The growing trend in using platelet rich plasma injection for condition like plantar fasciitis and lateral epicondylitis had significantly improved in last decade. The steep rise in use of platelet rich plasma is because of good functional outcome of this modality.We have taken up this study to evaluate the efficacy of platelet rich plasma in lateral epicondylitis and plantar fasciitis. We selected a sample size of 80 patients who were suffering from lateral epicondylitisand plantar fasciitis. The number of patients were divided into 40(100%) for plantar fasciitis and 40(100%) for Lateral epicondylitis. Out of which the sex distribution which was attributed to lateral epicondylitis was 22 males (55%) and 18 females (45%) and plantar fasciitis was 15 males (37.5%) and 25 females (62.5%).

Comparison of VAS score at each age group for lateral epicondylitis had a significant difference in their functional outcome at the end of mean follow up period of 3 months. The p value was 0.023. Which was found to be significant.Similarly comparison of VAS score at each group for plantar fasciitis had a significant difference at the end of mean follow up period of 3 months. The P value was 0.009. Which was found to be significant.

The comparison of these groups for lateral epicondylitis and plantar fasciitis at different age groups had shown significant difference in their outcome a t the end of 3 months. Therefore usage of platelet rich plasma injection for lateral epicondylitis and plantar fasciitis has show significant outcome due to its healing properties.


The significant difference in P value in different age groups had shown a proportionate improvement due to platelet rich plasma injection in varying age groups. Hence this type of management decreases the progressiveness for surgical management of lateral epicondylitis and plantar fasciitis.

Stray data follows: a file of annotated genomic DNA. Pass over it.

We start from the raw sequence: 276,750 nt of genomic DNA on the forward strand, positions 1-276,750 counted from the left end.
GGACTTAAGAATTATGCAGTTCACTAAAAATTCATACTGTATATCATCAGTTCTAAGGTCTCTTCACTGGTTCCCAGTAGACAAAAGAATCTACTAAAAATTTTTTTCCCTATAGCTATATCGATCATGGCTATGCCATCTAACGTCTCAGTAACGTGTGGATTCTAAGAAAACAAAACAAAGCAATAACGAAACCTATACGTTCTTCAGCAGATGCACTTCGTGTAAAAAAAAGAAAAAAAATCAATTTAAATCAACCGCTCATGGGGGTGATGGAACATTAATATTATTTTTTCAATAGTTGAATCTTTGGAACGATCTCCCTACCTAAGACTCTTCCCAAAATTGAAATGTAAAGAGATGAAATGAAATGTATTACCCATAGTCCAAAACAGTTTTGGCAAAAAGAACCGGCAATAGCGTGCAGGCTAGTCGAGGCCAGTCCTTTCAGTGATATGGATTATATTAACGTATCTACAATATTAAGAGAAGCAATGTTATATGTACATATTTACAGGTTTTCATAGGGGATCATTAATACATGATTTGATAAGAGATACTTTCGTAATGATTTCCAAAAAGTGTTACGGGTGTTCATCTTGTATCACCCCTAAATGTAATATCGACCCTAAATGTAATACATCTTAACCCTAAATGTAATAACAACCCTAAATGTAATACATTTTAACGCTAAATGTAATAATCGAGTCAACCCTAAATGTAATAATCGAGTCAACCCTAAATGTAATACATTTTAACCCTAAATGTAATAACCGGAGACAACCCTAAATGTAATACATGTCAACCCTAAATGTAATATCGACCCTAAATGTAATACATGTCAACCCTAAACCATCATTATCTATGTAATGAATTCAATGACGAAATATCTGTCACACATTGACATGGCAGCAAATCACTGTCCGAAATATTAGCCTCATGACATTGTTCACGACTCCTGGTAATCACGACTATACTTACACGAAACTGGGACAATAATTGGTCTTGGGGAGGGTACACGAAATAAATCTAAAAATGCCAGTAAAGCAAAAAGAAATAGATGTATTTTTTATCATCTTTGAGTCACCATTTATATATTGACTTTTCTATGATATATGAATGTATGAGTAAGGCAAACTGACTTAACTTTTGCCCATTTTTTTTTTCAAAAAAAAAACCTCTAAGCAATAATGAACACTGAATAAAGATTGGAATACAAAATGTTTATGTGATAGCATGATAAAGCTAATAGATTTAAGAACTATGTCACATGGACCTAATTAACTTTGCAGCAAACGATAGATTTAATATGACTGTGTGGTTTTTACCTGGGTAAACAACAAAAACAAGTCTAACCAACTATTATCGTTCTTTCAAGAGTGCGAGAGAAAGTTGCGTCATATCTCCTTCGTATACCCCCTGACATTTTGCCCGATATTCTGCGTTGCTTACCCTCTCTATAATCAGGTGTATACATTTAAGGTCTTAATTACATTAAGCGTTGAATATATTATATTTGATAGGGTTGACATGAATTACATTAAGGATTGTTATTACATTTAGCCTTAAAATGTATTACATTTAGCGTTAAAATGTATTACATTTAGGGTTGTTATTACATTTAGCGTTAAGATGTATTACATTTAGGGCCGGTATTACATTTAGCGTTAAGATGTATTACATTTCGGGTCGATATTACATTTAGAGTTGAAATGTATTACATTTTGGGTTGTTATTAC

Funding: No funding sources

Ethical approval: The study was approved by the Institutional Ethics Committee CONFLICT OF INTEREST

The authors declare no conflict of interest.


The encouragement and support from Bharath University, Chennai is gratefully acknowledged.

For provided the laboratory facilities to carry out the research work.


[1] Mishra A, Pavelko T. Treatment of chronic elbow tendinosis with buffered platelet-rich plasma. The American journal of sports medicine. 2006 Nov;34(11):1774-8.

[2] Mishra A, Collado H, Fredericson M. Platelet-rich plasma compared with corticosteroid injection for chronic lateral elbow tendinosis. PM&R. 2009 Apr 1;1(4):366-70.


[3] Geaney LE, Arciero RA, DeBerardino TM, Mazzocca AD. The effects of platelet-rich plasma on tendon and ligament: basic science and clinical application. Operative Techniques in Sports Medicine. 2011 Sep 1;19(3):160-4.

[4] Gruchow HW, Pelletier D. An epidemiologic study of tennis elbow: incidence, recurrence, and effectiveness of prevention strategies. The American Journal of Sports Medicine. 1979 Jul;7(4):234 -8.

[5] Ahmad Z, Siddiqui N, Malik SS, Abdus-Samee M, Tytherleigh-strong G, Rushton N.

Lateral epicondylitis : a review of pathology and management Bone Joint J. 2013;

95B (9):1158 -1164

[6] Krogh TP, Fredberg U, Stengaard-Pedersen K, Christensen R, Jensen P, Ellingsen T.

Treatment of lateral epicondylitis with platelet-rich plasma, glucocorticoid, or saline: a randomized, double-blind, placebo-controlled trial. The American journal of sports medicine. 2013 Mar;41(3):625 -35.

[7] Johnson GW, Cadwallader K, Scheffel SB, Epperly TD. Treatment of lateral epicondylitis. American family physician. 2007 Sep 15;76(6).